US lowers flag to end Iraq war

 

The US military has formally shut down the war in Iraq, officially retiring the flag of US Forces-Iraq.

Troops lowered the flag and wrapped it in camouflage, formally "casing" it, according to Army tradition.

The Baghdad ceremony was attended by US Defence Secretary Leon Panetta, who told troops they leave Iraq with "lasting pride".

Panetta said veterans of the nearly nine-year conflict can be "secure in knowing that your sacrifice has helped the Iraqi people to cast tyranny aside".

Army General Martin Dempsey, the chairman of the Joint Chiefs of Staff, and General Lloyd Austin, the top US commander in Iraq, also spoke at the ceremony at Baghdad International Airport.

The nearly nine-year war has cost 4,500 American dead, 32,000 wounded and more than 800 billion dollars (£516 billion).

Panetta stepped off his military plane in Baghdad as the leader of America's war in Iraq, but will leave as one of many top US and global officials who hope to work with the struggling nation as it tries to find its new place in the Middle East and the broader world.

He and several other US diplomatic, military and defence leaders participated in the highly symbolic ceremony.

The US Forces-Iraq flag will be brought back to the United States.

"You will leave with great pride - lasting pride," Panetta told the troops. "Secure in knowing that your sacrifice has helped the Iraqi people to cast tyranny aside and to offer hope for prosperity and peace to this country's future generations."

During several stops in Afghanistan this week, Panetta made it clear that the US can be proud of its accomplishments in Iraq.

"We spilled a lot of blood there," Panetta said. "But all of that has not been in vain. It's been to achieve a mission making that country sovereign and independent and able to govern and secure itself."

That, he said, is "a tribute to everybody - everybody who fought in that war, everybody who spilled blood in that war, everybody who was dedicated to making sure we could achieve that mission".

Panetta echoed President Barack Obama's promise that the US plans to keep a robust diplomatic presence in Iraq, foster a deep and lasting relationship with the nation and maintain a strong military force in the region.

As of today, there were two US bases and about 4,000 US troops in Iraq - a dramatic drop from the roughly 500 military installations and as many as 170,000 troops during the surge ordered by President George W Bush in 2007, when violence and raging sectarianism gripped the country.

All US troops are due to be out of Iraq by the end of the year, but officials are likely to meet that goal a bit before then.

The total US departure is a bit earlier than initially planned, and military leaders worry that it is a bit premature for the Iraqi security forces, who face continuing struggles to develop the logistics, air operations, surveillance and intelligence sharing capabilities they will need.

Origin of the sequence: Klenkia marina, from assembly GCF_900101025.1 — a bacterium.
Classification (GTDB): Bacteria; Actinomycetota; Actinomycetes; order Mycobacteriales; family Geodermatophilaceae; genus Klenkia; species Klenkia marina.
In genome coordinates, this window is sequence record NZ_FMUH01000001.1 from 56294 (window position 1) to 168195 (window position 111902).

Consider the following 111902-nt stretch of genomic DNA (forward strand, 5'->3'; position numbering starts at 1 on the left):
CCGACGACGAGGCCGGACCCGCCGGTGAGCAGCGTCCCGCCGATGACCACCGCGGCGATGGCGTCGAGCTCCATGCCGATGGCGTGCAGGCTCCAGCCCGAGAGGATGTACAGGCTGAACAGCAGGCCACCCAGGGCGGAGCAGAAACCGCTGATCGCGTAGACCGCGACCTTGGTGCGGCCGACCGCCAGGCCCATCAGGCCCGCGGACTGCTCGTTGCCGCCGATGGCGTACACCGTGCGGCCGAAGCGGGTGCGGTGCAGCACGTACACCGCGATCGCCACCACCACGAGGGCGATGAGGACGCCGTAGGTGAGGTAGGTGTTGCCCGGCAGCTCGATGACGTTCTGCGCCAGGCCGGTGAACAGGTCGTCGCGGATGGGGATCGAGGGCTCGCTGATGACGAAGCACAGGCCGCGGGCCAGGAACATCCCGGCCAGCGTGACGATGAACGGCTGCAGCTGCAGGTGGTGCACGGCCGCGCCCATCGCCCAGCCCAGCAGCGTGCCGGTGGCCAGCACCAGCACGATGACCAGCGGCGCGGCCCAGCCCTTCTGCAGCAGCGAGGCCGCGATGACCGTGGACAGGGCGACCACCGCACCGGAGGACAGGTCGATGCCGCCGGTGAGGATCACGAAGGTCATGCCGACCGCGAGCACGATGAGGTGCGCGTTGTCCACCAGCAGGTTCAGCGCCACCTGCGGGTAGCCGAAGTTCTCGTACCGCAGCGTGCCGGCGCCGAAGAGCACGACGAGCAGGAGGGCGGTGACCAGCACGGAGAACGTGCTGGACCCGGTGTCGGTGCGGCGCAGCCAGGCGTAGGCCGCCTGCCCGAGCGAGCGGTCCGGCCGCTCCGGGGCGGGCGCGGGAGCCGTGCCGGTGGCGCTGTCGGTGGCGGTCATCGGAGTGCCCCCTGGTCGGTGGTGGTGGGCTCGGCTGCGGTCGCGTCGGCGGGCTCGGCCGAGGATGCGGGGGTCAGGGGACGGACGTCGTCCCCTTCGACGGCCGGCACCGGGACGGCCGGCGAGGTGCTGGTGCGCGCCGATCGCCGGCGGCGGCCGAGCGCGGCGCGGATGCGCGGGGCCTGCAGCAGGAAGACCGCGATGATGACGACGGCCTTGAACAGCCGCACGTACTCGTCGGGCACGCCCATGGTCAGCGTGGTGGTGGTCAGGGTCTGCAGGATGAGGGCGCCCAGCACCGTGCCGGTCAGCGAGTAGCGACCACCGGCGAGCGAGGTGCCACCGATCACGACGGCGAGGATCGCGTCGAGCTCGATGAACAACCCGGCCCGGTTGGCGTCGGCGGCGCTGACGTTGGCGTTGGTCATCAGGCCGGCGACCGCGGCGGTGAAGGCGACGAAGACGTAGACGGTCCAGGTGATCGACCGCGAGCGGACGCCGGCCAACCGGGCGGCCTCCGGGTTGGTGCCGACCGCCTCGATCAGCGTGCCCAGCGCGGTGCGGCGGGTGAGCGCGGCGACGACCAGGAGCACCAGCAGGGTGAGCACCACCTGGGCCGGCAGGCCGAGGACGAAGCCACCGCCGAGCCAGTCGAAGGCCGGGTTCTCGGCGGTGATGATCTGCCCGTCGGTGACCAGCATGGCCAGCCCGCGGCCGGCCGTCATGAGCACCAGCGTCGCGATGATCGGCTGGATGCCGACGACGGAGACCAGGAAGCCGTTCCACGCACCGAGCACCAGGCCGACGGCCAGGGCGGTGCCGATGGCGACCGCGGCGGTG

US officials were unable to reach an agreement with the Iraqis on legal issues and troop immunity that would have allowed a small training and counterterrorism force to remain. US defence officials said they expect there will be no movement on that issue until sometime next year.

Still, despite Obama's earlier contention that all American troops would be home for Christmas, at least 4,000 forces will remain in Kuwait for some months. The troops will be able to help finalise the move out of Iraq, but could also be used as a quick reaction force if needed.

Obama met in Washington with Iraqi Prime Minister Nouri al-Maliki earlier this week, vowing to remain committed to Iraq as the two countries struggle to define their new relationship.

Ending the war was an early goal of the Obama administration, and the ceremony will allow the president to fulfil a crucial campaign promise during a politically opportune time.

Republicans are in a ferocious battle to determine who will face off against Obama in the election.

Panetta acknowledged the difficulties for Iraq in the coming years, as the country tries to find its footing.

"They're going face challenges in the future," Panetta said on Wednesday during a visit to troops in Afghanistan.

"They'll face challenges from terrorism, they'll face challenges from those that would want to divide their country. They'll face challenges from just the test of democracy, a new democracy and trying to make it work. But the fact is, we have given them the opportunity to be able to succeed."

The ceremony at Baghdad International Airport also featured remarks from Army Gen Martin Dempsey, the chairman of the Joint Chiefs of Staff, and Gen Lloyd Austin, the top US commander in Iraq.

Austin is leading the massive logistical challenge of closing hundreds of bases and combat outposts, and methodically moving more than 50,000 US troops and their equipment out of Iraq over the last year - while still conducting training, security assistance and counterterrorism battles.

Over the coming days, the final few thousand US troops will leave Iraq in orderly caravans and tightly scheduled flights - a marked contrast to the shock and awe that rocked the country on March 20, 2003, as the US invasion began.

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